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Audio: Eugene Bodin Lot 1243
Eugene Boudin (1824-1898)
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Property of the Art Gallery of Ontario, Deaccessioned to Benefit Art Purchases at the Art Gallery of Ontario With a collection of more than 80,000 works of art, the Art Gallery of Ontario is among the most distinguished art museums in North America. From the vast body of Group of Seven and signature Canadian works to the African art gallery, from the cutting-edge contemporary art to Peter Paul Rubens’ masterpiece The Massacre of The Innocents, the AGO offers an extraordinary experience with each visit. In 2002 Ken Thomson’s generous gift of 2,000 remarkable works of Canadian and European art inspired Transformation AGO, an innovative architectural expansion by world-renowned architect Frank Gehry that in 2008 resulted in one of the most critically acclaimed architectural achievements in North America. The AGO has recently refined its deaccessioning policy as part of an effort to refine and improve the public, community and art historical value of its collection. The Gallery recognizes that deaccessioning is an important part of collections care, and adheres to the guidelines agreed upon by the Association of Art Museum Directors (AAMD) and the Association of Art Museum Curators (AAMC). The deaccessioning of the following lots was part of carefully guided process in which the works were subjected to a rigorous and thorough review by the AGO’s curatorial staff, executive team and board members, in consultation with donors or their legal representatives.
Eugene Boudin (1824-1898)

Bordeaux, le port

Eugene Boudin (1824-1898)
Bordeaux, le port
oil on canvas
29 ½ x 39 ¼ in. (75.2 x 100 cm.)
Painted in Bordeaux circa 1874-1876
Anon. sale, Hôtel Drouot, Paris, 5 May 1902, lot 8.
Arthur Tooth & Sons, Ltd., London.
Acquired from the above by the present owner, April 1937.
R. Schmit, Eugène Boudin, Paris, 1973, vol. I, p. 356, no. 1004 (illustrated with signature).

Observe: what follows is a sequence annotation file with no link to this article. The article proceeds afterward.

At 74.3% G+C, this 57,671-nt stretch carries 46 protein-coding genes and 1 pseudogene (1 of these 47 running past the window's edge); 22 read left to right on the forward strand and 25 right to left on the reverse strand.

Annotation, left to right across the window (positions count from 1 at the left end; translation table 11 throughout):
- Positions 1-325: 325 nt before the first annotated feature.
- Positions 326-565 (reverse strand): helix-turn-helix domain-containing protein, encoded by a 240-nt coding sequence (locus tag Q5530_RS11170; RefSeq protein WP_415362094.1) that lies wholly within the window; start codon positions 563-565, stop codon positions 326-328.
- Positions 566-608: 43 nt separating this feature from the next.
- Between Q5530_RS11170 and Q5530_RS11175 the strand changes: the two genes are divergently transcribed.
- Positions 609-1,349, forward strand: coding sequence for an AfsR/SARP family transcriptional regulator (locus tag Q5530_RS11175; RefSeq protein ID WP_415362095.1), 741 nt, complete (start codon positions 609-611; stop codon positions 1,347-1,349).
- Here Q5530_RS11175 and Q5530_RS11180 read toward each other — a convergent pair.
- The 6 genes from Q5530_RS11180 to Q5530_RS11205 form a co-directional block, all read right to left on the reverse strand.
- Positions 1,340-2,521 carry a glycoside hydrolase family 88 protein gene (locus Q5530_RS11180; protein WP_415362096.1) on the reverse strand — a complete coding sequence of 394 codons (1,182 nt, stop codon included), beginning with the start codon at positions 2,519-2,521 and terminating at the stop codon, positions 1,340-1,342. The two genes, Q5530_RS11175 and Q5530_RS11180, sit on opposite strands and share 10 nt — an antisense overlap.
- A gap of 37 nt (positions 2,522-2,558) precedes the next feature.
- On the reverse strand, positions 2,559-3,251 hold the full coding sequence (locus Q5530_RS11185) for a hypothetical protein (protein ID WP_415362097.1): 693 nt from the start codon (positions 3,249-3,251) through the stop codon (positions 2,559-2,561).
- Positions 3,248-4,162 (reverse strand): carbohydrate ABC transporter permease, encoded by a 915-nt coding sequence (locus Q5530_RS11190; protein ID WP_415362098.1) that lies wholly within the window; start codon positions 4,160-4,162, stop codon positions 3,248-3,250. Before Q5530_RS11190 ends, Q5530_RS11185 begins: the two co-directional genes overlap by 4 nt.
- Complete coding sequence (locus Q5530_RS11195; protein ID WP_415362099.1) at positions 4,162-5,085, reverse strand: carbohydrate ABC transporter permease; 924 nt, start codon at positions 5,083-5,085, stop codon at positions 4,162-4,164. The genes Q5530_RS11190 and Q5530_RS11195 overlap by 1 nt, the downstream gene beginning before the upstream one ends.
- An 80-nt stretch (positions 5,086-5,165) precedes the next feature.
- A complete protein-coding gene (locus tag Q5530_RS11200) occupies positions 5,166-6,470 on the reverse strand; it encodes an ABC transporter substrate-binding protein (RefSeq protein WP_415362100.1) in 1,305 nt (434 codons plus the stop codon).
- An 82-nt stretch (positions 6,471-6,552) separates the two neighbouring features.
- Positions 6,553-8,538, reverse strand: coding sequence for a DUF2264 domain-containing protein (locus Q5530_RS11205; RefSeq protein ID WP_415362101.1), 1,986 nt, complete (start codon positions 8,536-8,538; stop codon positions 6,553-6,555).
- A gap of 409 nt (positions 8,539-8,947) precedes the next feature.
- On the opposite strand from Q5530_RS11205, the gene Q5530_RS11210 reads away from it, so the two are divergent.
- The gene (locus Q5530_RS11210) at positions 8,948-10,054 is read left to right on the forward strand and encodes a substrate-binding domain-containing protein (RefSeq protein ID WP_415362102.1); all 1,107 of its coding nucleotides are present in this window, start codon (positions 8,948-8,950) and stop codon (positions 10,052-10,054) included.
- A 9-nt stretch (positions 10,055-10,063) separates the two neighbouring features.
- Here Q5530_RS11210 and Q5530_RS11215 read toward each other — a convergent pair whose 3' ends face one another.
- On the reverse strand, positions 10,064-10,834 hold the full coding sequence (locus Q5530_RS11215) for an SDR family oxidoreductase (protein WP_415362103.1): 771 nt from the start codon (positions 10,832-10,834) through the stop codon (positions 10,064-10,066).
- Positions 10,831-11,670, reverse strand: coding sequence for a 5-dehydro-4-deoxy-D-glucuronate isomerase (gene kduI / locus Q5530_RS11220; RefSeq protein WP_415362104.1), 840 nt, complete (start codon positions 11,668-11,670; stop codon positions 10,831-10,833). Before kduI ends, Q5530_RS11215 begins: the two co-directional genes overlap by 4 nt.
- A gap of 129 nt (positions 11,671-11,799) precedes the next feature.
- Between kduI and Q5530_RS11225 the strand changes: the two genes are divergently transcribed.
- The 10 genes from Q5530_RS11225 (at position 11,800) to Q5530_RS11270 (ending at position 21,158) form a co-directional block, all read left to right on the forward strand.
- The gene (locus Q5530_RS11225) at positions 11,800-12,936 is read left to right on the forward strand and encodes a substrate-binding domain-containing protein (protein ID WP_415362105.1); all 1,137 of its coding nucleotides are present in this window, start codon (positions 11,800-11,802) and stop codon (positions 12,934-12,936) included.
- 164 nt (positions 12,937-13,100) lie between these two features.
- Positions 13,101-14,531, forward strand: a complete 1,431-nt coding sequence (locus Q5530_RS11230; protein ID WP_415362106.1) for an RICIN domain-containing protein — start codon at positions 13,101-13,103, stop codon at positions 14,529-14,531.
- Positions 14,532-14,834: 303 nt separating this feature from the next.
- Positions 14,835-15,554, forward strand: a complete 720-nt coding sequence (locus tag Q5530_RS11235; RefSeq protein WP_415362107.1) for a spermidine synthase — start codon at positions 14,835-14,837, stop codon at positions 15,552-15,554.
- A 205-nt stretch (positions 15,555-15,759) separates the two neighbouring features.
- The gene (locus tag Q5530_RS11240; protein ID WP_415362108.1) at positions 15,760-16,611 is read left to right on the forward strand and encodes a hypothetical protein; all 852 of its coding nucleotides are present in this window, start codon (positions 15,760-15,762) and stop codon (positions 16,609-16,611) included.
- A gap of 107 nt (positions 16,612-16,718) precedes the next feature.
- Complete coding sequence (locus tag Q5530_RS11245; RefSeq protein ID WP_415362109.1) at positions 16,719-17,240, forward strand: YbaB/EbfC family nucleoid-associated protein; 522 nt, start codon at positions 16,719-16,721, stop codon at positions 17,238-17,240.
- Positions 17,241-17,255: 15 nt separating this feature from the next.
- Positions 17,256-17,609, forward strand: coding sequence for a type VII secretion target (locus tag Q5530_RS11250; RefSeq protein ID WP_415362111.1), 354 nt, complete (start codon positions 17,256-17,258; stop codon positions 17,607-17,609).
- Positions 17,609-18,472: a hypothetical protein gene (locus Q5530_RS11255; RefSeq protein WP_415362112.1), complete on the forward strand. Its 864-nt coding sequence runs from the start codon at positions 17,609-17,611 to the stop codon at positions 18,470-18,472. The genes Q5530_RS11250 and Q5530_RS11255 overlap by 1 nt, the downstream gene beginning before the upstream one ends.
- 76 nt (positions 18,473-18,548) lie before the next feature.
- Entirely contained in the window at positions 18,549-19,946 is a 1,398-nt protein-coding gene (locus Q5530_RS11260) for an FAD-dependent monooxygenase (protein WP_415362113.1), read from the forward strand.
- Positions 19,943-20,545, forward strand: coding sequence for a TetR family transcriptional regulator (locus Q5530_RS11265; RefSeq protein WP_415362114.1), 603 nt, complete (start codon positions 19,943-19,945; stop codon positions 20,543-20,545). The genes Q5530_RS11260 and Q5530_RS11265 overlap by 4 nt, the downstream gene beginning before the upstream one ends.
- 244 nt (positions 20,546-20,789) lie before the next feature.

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David Kleiweg de Zwaan
David Kleiweg de Zwaan

Lot Essay

Although Boudin dedicated most of his career to painting the coast of Normandy, he also paid numerous visits to the prospering Atlantic port of Bordeaux between 1852 and 1893. During these years he regularly exhibited there and was patronized by local collectors. The present, unusually large-scale composition depicts the thriving port along the river Garonne and was probably painted in the fall of 1874 when Boudin stayed in the port city for six weeks, painting a total of forty-seven works. In Bordeaux, le port, the artist has captured a spontaneous, fleeting moment in which varied masts and sails crowd the busy waterfront. The monumental scale of the work allowed Boudin to indulge his skill with atmospheric effects; a low, broad horizon offering a great expanse of sky rising above the ships, its rich tones punctuated by freely-applied wisps of fresh white cloud and framed by the luminous earth colors of the quayside. In fact, the artist devotes almost two thirds of the composition to the vast sky, the mastery of which reaffirm Jean-Baptiste Camille Corot's description of Boudin as "the king of the skies."
Boudin’s free brushwork and uninhibited observation of contemporary life identify him as a forerunner of Impressionism. Indeed, it was in 1874, the year the present lot was painted, that the first Impressionist exhibition was held in Paris. Boudin was invited to the exhibition and sent three paintings, one of Finistère and two of the Côtes du Nord, six pastels (including four depicting studies of skies) and four watercolors of the beach at Trouville.

(fig. 1) The artist, circa 1875.

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